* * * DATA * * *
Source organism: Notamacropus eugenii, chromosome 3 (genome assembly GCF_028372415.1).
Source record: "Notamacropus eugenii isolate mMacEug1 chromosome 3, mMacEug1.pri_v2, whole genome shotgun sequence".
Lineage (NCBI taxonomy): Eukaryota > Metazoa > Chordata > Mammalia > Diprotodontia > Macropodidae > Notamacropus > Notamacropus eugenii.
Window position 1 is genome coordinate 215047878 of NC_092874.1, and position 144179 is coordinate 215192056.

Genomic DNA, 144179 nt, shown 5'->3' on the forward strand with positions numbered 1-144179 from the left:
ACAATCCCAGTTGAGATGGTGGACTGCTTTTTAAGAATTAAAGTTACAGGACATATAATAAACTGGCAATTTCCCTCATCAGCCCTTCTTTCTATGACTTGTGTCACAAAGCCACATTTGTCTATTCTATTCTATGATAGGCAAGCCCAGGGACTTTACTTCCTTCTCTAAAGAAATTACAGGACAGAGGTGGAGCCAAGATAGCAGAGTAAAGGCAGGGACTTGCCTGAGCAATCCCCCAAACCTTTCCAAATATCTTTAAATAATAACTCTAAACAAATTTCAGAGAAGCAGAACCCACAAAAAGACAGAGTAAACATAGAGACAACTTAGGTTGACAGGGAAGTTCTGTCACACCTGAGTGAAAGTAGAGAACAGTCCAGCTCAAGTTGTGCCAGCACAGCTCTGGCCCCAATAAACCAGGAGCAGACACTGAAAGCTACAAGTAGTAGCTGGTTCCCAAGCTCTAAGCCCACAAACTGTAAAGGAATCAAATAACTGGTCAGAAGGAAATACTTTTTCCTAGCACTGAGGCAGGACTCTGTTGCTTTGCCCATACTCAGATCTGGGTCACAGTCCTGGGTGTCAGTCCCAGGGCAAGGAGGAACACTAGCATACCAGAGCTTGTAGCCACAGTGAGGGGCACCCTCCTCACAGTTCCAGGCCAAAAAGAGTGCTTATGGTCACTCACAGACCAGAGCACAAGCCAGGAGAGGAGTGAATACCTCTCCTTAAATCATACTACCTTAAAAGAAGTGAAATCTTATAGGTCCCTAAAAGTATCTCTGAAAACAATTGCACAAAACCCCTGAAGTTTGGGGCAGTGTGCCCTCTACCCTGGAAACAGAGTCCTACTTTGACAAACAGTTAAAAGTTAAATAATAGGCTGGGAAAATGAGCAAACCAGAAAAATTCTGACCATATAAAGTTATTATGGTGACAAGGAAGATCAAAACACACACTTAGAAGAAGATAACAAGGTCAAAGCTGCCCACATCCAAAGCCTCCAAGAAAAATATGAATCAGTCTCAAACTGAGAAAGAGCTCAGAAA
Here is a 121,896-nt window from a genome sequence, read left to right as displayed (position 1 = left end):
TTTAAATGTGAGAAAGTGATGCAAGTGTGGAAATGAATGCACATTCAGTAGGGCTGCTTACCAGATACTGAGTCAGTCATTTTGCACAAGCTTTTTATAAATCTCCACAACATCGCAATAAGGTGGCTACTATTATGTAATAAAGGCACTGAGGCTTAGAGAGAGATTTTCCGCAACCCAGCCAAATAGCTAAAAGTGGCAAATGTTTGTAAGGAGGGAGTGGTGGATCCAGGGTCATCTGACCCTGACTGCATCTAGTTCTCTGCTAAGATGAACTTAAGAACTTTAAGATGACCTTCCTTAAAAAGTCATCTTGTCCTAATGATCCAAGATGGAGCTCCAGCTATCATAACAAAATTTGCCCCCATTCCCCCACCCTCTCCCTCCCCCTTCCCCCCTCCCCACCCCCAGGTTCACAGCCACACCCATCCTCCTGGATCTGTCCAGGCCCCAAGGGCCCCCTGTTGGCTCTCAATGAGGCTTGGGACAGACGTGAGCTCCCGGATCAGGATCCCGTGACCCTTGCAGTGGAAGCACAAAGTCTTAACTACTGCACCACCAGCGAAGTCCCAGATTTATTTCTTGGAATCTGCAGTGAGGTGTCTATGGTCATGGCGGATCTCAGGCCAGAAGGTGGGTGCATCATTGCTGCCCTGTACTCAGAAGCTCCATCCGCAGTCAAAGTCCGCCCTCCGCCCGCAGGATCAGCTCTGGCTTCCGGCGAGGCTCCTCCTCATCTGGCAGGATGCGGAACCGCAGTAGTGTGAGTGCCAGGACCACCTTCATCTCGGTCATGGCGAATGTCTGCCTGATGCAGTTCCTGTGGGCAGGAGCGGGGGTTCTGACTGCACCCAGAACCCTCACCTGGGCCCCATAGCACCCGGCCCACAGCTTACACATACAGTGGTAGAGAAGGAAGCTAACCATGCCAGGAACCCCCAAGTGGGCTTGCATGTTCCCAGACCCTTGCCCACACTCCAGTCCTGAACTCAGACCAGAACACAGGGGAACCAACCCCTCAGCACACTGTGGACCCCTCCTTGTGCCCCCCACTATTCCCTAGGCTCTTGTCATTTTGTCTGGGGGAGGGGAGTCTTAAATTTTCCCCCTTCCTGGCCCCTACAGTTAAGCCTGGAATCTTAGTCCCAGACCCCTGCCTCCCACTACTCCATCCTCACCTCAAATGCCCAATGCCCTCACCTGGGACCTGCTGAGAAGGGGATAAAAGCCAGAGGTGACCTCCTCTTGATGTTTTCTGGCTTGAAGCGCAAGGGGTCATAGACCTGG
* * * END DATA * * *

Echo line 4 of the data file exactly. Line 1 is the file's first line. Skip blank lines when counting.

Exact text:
Window position 1 is genome coordinate 215047878 of NC_092874.1, and position 144179 is coordinate 215192056.